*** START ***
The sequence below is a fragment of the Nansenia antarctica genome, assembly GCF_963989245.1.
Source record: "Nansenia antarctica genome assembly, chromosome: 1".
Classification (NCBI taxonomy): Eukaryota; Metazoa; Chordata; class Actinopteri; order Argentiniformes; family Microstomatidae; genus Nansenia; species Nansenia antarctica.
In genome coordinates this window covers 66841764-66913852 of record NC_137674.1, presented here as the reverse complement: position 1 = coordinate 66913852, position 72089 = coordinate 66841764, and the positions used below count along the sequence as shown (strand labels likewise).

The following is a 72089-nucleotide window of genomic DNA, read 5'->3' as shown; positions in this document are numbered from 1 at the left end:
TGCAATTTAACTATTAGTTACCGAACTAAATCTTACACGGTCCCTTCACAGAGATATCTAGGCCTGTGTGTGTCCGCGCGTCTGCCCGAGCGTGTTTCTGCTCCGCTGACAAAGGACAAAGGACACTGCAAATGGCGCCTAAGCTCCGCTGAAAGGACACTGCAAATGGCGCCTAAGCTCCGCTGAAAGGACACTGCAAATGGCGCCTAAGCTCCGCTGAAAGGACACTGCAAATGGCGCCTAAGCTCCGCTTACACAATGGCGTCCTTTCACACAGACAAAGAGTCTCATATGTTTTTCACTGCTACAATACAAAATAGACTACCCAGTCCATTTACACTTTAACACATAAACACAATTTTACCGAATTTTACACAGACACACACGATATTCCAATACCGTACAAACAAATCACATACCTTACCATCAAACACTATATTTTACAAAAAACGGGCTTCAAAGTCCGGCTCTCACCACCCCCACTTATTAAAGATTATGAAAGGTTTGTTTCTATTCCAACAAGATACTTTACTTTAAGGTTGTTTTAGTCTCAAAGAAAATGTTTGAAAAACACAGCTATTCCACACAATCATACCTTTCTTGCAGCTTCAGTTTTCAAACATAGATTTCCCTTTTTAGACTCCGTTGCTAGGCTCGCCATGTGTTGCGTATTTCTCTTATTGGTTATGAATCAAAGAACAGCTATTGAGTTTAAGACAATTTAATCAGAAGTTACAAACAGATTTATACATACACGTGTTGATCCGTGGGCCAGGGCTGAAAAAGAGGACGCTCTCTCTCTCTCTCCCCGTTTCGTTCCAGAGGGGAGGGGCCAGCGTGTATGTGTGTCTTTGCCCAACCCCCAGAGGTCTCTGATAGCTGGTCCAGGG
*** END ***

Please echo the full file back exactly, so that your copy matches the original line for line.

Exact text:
The sequence below is a fragment of the Nansenia antarctica genome, assembly GCF_963989245.1.
Source record: "Nansenia antarctica genome assembly, chromosome: 1".
Classification (NCBI taxonomy): Eukaryota; Metazoa; Chordata; class Actinopteri; order Argentiniformes; family Microstomatidae; genus Nansenia; species Nansenia antarctica.
In genome coordinates this window covers 66841764-66913852 of record NC_137674.1, presented here as the reverse complement: position 1 = coordinate 66913852, position 72089 = coordinate 66841764, and the positions used below count along the sequence as shown (strand labels likewise).

The following is a 72089-nucleotide window of genomic DNA, read 5'->3' as shown; positions in this document are numbered from 1 at the left end:
TGCAATTTAACTATTAGTTACCGAACTAAATCTTACACGGTCCCTTCACAGAGATATCTAGGCCTGTGTGTGTCCGCGCGTCTGCCCGAGCGTGTTTCTGCTCCGCTGACAAAGGACAAAGGACACTGCAAATGGCGCCTAAGCTCCGCTGAAAGGACACTGCAAATGGCGCCTAAGCTCCGCTGAAAGGACACTGCAAATGGCGCCTAAGCTCCGCTGAAAGGACACTGCAAATGGCGCCTAAGCTCCGCTTACACAATGGCGTCCTTTCACACAGACAAAGAGTCTCATATGTTTTTCACTGCTACAATACAAAATAGACTACCCAGTCCATTTACACTTTAACACATAAACACAATTTTACCGAATTTTACACAGACACACACGATATTCCAATACCGTACAAACAAATCACATACCTTACCATCAAACACTATATTTTACAAAAAACGGGCTTCAAAGTCCGGCTCTCACCACCCCCACTTATTAAAGATTATGAAAGGTTTGTTTCTATTCCAACAAGATACTTTACTTTAAGGTTGTTTTAGTCTCAAAGAAAATGTTTGAAAAACACAGCTATTCCACACAATCATACCTTTCTTGCAGCTTCAGTTTTCAAACATAGATTTCCCTTTTTAGACTCCGTTGCTAGGCTCGCCATGTGTTGCGTATTTCTCTTATTGGTTATGAATCAAAGAACAGCTATTGAGTTTAAGACAATTTAATCAGAAGTTACAAACAGATTTATACATACACGTGTTGATCCGTGGGCCAGGGCTGAAAAAGAGGACGCTCTCTCTCTCTCTCCCCGTTTCGTTCCAGAGGGGAGGGGCCAGCGTGTATGTGTGTCTTTGCCCAACCCCCAGAGGTCTCTGATAGCTGGTCCAGGG